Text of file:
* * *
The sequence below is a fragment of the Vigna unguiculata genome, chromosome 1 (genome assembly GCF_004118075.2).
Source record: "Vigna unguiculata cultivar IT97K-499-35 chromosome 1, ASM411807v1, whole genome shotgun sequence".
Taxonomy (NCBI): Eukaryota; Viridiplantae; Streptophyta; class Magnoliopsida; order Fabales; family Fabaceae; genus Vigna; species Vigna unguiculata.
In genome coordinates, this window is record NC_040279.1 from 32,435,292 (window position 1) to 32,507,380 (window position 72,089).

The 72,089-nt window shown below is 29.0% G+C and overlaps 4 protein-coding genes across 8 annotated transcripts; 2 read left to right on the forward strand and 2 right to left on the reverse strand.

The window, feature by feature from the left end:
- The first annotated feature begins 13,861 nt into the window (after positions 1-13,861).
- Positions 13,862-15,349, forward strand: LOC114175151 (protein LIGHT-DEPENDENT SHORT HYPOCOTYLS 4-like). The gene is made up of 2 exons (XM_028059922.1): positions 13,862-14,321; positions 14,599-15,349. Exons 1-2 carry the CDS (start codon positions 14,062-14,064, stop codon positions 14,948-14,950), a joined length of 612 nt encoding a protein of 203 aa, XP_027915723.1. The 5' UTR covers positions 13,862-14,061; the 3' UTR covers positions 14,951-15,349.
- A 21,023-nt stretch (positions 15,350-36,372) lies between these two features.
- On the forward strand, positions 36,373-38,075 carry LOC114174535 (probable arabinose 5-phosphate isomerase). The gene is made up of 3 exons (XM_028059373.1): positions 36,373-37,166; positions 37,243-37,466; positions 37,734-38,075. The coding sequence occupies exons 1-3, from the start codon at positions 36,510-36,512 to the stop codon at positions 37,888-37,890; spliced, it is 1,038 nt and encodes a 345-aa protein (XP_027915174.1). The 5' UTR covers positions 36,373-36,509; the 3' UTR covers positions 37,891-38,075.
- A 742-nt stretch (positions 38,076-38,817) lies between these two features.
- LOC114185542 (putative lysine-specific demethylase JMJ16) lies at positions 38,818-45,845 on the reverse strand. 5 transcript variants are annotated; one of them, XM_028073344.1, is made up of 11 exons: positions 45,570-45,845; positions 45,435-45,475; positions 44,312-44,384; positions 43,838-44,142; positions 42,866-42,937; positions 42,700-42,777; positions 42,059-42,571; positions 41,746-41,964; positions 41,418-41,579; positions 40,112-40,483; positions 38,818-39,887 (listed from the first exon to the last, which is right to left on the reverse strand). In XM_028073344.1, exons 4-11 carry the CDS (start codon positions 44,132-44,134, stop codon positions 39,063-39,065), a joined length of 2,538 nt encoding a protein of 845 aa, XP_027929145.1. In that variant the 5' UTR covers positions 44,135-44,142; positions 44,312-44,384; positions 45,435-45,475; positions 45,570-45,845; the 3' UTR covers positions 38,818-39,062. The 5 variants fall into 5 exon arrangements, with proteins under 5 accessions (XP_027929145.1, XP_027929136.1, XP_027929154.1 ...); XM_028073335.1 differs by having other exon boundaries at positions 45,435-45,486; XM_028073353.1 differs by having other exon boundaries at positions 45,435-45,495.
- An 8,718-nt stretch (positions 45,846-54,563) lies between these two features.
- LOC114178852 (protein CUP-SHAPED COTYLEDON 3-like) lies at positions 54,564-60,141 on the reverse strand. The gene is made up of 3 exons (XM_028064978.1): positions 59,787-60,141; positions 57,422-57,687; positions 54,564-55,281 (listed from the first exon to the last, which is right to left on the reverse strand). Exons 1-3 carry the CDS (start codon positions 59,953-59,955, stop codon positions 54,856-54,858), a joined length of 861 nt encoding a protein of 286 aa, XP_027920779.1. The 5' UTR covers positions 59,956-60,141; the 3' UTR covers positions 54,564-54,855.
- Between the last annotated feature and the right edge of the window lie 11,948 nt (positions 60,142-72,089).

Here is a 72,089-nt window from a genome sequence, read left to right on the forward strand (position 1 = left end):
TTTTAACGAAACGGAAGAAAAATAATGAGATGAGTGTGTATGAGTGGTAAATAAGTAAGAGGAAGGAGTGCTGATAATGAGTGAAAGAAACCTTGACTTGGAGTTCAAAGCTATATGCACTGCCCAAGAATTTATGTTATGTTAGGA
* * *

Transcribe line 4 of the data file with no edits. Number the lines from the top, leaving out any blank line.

In genome coordinates, this window is record NC_040279.1 from 32,435,292 (window position 1) to 32,507,380 (window position 72,089).